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Fort Bliss commemorates African-American History Month

Fort Bliss commemorates African-American History Month

Story by MSG Alejandro Licea on 02/21/2019

FORT BLISS, TEXAS Soldiers, Families and civilian personnel from across Fort Bliss gathered at the Centennial Banquet & Conference Center Feb. 13 to celebrate African-American History month.

This year’s observance was themed “Black Migrations” and was hosted by the 1st Stryker Brigade Combat Team.

Col. Michael J. Trotter, commander of the 1st Stryker Brigade Combat Team, expressed the importance of the event highlighting the significant contributions that African-Americans have made throughout the nation’s history.

“Every year we come together to celebrate the countless contributions and sacrifices made by African-Americans, many of whom lived through and surmounted the scourge of segregation, racial prejudice, and discrimination to enrich every fiber of American life,” he said. “Many African-Americans have served our nation at war leaving a mark of heroism in service to our nation.”

Trotter then introduced the keynote speaker for this year’s event Command Sgt. Maj. Willie T. Grandison. The Fort Jackson, S.C.-based leader spoke about the importance of this year’s theme and its impact across our nation.

“From 1916 to the early 1970s, the Black migration consisted of over six million African-Americans who had endured the life of oppressive conditions, lynchings, an unfair legal system, and a lack of education,” he said. “These people made a very brave decision to migrate to different cities in the North and West in search for better opportunities and just a simple way of life.”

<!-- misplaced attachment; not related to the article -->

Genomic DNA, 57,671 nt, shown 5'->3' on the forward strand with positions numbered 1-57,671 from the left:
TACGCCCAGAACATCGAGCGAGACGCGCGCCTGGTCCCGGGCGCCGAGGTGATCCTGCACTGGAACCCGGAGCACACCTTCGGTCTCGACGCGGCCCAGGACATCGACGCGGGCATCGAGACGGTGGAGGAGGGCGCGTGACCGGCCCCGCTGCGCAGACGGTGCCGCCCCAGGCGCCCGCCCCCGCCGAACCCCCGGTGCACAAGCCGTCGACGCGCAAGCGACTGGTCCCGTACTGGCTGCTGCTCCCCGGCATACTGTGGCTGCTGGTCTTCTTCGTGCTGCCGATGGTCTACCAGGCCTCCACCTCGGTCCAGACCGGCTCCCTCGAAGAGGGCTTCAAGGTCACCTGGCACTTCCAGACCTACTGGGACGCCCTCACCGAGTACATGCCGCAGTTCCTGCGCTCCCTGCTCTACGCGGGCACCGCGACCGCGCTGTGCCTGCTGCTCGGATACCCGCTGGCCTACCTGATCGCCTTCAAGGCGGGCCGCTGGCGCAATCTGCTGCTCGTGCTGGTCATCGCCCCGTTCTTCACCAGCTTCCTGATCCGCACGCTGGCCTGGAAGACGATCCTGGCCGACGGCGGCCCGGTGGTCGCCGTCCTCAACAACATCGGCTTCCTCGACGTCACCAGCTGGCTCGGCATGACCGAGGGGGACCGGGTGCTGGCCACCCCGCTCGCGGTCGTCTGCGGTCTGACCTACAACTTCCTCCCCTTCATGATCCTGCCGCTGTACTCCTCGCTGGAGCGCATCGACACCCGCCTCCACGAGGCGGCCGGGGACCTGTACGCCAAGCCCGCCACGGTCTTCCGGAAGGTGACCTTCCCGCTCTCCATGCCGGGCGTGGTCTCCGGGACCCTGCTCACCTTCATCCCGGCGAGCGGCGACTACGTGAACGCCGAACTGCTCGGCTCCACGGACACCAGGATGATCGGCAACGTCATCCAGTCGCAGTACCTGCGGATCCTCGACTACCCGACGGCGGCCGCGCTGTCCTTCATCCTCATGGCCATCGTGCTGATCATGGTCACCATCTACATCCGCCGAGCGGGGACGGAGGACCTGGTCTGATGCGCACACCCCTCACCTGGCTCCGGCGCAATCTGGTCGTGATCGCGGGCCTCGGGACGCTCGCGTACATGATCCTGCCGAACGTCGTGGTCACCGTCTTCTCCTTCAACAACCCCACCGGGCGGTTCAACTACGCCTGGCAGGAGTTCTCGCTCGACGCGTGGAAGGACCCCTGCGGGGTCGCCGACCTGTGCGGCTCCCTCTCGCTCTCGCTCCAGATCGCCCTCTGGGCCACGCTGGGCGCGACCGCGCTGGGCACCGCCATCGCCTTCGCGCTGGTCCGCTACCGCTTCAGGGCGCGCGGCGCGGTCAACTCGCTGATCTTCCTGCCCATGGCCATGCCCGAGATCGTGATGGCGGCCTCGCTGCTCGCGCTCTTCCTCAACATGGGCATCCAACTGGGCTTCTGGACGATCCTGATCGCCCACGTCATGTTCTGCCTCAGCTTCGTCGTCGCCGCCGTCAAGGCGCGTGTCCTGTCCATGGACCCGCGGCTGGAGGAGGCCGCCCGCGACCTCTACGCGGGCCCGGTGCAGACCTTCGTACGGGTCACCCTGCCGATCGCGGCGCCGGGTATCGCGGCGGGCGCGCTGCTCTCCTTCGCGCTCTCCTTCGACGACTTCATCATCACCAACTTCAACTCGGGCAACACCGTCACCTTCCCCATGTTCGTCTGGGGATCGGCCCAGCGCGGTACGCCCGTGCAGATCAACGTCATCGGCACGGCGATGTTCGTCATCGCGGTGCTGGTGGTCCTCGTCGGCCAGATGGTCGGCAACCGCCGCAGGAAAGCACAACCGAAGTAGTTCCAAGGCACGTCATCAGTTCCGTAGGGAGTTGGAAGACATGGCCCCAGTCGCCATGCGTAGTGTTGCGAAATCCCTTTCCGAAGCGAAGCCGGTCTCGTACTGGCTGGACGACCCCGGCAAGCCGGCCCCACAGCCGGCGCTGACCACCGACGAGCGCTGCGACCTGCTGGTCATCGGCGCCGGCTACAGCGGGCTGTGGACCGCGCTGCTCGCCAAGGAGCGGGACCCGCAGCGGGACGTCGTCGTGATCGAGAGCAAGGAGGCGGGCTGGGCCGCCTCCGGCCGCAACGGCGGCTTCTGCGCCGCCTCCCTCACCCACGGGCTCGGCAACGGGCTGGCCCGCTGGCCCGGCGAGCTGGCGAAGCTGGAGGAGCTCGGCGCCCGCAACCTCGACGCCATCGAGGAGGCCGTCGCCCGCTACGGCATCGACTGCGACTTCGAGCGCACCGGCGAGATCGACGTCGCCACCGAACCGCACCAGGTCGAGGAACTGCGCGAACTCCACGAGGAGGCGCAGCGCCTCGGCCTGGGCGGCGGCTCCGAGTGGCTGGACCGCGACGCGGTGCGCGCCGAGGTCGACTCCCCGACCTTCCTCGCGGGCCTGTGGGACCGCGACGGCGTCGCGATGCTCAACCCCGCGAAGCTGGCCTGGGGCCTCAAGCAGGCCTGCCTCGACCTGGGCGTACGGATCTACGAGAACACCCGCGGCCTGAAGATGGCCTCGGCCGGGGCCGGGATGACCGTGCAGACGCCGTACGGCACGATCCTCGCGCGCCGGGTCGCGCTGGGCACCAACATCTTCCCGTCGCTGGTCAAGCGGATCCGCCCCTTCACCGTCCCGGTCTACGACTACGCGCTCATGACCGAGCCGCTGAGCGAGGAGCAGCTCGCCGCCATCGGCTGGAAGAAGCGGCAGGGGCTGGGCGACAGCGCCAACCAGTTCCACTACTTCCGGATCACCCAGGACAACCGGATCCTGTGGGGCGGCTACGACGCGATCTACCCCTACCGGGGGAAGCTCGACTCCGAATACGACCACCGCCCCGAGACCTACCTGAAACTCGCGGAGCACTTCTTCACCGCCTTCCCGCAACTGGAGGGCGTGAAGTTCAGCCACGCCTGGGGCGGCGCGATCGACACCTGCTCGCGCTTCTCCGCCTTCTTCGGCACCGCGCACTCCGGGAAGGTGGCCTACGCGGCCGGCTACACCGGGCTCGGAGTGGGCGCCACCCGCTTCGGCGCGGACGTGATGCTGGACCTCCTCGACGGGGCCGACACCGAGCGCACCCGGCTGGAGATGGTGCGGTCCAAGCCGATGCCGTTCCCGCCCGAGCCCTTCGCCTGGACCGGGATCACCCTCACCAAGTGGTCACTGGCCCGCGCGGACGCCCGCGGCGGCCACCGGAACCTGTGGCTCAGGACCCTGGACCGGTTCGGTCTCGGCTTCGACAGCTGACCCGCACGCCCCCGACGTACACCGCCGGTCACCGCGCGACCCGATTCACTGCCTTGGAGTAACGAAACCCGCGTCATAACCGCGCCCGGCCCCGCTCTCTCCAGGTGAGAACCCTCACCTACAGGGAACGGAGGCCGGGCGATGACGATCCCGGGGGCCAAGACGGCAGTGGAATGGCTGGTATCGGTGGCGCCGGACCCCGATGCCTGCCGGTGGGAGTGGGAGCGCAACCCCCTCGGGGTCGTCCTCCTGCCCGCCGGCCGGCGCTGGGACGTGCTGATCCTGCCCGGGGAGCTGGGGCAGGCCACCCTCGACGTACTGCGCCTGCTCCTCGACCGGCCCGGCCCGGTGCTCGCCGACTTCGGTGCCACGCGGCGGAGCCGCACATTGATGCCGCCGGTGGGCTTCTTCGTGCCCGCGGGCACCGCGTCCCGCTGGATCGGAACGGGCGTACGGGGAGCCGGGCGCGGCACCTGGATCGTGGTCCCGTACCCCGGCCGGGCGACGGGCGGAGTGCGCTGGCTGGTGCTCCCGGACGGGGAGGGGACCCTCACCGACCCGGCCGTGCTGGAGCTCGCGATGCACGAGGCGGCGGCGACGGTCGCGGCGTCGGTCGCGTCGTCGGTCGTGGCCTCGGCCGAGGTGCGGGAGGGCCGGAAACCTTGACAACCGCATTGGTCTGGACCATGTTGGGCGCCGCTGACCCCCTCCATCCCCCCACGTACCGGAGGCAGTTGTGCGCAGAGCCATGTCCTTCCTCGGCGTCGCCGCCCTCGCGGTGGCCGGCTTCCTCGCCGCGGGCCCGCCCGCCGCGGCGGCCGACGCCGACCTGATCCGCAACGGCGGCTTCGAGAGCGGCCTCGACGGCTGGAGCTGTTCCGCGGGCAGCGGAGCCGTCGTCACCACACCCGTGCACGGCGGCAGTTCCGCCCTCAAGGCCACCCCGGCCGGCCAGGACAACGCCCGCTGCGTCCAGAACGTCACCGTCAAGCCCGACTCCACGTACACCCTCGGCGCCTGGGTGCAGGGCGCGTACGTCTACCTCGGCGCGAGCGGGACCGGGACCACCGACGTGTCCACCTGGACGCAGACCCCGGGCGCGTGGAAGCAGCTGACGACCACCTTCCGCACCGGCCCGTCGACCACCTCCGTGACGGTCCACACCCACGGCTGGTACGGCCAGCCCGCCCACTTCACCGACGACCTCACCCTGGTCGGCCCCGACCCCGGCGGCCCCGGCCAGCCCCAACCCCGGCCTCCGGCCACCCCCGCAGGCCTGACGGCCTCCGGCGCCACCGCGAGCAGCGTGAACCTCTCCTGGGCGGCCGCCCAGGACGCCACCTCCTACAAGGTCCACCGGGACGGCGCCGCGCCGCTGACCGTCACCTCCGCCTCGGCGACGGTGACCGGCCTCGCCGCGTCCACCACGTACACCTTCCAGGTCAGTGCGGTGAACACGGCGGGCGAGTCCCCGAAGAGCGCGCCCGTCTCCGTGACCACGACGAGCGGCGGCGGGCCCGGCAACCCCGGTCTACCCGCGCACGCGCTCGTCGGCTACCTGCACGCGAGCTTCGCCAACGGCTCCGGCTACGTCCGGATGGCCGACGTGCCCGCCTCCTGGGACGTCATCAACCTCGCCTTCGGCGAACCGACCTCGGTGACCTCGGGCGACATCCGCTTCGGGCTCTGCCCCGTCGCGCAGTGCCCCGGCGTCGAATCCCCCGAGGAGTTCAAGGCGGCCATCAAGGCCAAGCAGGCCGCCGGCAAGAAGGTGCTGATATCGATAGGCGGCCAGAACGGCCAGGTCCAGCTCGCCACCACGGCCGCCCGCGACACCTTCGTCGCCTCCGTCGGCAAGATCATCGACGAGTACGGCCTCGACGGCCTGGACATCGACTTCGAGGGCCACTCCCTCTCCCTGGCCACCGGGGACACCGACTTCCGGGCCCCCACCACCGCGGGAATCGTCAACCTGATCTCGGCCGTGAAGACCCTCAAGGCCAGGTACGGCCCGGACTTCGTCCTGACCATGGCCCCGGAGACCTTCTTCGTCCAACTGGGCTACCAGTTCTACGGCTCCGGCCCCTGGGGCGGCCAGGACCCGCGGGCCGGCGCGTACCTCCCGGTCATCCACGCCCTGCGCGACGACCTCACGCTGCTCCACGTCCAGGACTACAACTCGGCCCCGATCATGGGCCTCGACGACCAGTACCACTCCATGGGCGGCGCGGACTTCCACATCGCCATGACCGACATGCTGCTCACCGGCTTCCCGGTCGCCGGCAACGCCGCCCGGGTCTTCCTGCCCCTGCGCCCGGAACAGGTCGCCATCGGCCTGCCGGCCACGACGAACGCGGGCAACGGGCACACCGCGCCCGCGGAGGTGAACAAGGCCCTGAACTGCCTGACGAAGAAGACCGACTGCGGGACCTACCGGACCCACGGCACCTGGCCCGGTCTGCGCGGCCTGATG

Grandison expressed how the migrations from the Jim Crow-era South reshaped the demographic landscape of America, starting new lives in several cities and making them epicenters of cultural changes, artistic innovation, and thriving productivity.

“The children of the Black migration would have not had the chance to reshape professions had their families not left,” he said. “Because of their actions, African-Americans today have contributed in sports, music, literature, and arts.”

Grandison added that the significance of the Black migration had no true leader like the leaders who emerged during the Civil Rights movement like Dr. Martin Luther King Jr. and Rosa Parks.

“During the Black migration there was no leader, there was no set date,” he said. “Millions of people just decided that enough was enough and they needed a better life and a better job.”

“That was the amazing thing about the black migration, and it lasted from 1916 to 1970,” he added. “Can you imagine something that long without a predominate leader? People were just moving.”

Grandison received a standing ovation following his remarks. Trotter, along with his senior enlisted advisor Command Sgt. Maj. Tony T. Towns, presented Grandison with a gift from the Fort Bliss community in appreciation for his participation in the event.

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